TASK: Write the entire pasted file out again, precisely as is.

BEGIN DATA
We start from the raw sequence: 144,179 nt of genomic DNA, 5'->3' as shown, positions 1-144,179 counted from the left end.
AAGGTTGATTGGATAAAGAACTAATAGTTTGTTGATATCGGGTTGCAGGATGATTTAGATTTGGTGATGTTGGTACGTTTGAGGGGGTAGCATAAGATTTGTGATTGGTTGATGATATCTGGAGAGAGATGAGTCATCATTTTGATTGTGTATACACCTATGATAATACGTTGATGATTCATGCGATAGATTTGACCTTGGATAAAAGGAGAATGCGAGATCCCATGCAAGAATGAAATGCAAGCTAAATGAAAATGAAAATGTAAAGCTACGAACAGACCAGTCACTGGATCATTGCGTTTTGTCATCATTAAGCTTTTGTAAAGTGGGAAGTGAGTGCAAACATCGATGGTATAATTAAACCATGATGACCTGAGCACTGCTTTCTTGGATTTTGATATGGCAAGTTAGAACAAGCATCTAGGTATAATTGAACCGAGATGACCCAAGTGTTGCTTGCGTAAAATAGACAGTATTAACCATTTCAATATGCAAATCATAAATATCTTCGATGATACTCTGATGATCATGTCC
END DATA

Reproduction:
We start from the raw sequence: 144,179 nt of genomic DNA, 5'->3' as shown, positions 1-144,179 counted from the left end.
AAGGTTGATTGGATAAAGAACTAATAGTTTGTTGATATCGGGTTGCAGGATGATTTAGATTTGGTGATGTTGGTACGTTTGAGGGGGTAGCATAAGATTTGTGATTGGTTGATGATATCTGGAGAGAGATGAGTCATCATTTTGATTGTGTATACACCTATGATAATACGTTGATGATTCATGCGATAGATTTGACCTTGGATAAAAGGAGAATGCGAGATCCCATGCAAGAATGAAATGCAAGCTAAATGAAAATGAAAATGTAAAGCTACGAACAGACCAGTCACTGGATCATTGCGTTTTGTCATCATTAAGCTTTTGTAAAGTGGGAAGTGAGTGCAAACATCGATGGTATAATTAAACCATGATGACCTGAGCACTGCTTTCTTGGATTTTGATATGGCAAGTTAGAACAAGCATCTAGGTATAATTGAACCGAGATGACCCAAGTGTTGCTTGCGTAAAATAGACAGTATTAACCATTTCAATATGCAAATCATAAATATCTTCGATGATACTCTGATGATCATGTCC